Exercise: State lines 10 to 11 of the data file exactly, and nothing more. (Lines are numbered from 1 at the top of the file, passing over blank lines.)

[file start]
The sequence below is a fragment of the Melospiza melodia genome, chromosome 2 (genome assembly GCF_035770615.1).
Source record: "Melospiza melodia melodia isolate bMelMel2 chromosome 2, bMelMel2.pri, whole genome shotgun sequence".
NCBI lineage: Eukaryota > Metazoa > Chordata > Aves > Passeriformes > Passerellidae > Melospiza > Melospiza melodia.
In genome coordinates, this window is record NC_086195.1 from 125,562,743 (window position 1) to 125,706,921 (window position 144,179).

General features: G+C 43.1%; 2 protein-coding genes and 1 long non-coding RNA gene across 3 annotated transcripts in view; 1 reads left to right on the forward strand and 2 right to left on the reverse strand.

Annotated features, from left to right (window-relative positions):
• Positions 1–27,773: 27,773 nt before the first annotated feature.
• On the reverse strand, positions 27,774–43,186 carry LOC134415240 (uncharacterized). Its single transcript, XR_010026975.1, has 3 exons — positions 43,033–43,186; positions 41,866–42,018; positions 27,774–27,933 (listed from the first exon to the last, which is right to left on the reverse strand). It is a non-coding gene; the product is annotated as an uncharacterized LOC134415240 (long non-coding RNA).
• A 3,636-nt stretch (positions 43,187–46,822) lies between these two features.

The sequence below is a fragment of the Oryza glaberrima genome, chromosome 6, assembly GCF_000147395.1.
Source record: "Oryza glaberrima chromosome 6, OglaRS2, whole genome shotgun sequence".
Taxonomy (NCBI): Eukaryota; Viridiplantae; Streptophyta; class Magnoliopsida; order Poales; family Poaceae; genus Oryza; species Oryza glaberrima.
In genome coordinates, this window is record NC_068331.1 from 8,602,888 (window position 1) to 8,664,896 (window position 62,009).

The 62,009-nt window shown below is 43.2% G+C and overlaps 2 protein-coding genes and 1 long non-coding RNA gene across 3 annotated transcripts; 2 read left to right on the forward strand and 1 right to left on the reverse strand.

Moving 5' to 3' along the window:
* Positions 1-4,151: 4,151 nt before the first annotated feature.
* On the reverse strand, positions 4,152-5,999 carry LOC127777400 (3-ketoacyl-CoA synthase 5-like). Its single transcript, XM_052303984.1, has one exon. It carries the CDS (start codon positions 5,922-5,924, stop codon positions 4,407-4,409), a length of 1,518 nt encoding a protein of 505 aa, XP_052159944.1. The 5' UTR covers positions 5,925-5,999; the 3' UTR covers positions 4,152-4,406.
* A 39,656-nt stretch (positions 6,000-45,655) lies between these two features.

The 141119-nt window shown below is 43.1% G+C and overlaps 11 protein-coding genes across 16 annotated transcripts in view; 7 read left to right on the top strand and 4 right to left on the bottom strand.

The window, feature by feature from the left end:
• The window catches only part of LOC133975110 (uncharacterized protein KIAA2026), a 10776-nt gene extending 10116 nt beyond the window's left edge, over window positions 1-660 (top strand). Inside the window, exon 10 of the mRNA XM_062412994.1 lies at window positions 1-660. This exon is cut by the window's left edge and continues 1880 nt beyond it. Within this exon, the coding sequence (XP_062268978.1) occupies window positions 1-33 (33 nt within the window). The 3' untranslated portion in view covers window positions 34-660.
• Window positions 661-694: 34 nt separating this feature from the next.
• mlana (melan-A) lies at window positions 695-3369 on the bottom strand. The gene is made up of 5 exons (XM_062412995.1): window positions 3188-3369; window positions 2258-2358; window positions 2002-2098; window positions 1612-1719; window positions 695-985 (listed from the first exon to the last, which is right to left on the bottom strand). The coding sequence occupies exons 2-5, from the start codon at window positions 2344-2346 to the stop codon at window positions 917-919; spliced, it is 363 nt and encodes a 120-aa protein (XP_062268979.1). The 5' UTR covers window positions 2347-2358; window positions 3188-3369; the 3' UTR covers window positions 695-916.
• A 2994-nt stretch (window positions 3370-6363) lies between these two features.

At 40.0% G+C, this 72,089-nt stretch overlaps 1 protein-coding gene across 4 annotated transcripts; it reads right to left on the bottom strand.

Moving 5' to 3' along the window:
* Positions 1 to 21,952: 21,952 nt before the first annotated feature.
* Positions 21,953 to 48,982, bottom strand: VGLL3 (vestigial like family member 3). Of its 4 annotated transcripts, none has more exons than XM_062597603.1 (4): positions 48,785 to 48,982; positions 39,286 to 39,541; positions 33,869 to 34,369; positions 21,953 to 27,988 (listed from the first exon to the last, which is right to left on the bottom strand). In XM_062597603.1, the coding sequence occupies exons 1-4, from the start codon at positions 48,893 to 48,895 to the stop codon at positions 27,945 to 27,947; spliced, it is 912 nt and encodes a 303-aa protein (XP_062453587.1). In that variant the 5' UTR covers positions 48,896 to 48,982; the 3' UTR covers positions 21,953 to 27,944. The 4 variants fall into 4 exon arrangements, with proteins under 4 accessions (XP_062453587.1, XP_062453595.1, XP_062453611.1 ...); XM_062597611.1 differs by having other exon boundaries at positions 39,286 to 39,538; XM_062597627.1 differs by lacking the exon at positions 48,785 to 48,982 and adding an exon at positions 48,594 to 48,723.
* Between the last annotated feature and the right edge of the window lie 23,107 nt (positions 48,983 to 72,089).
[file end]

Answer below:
The sequence below is a fragment of the Oryza glaberrima genome, chromosome 6, assembly GCF_000147395.1.
Source record: "Oryza glaberrima chromosome 6, OglaRS2, whole genome shotgun sequence".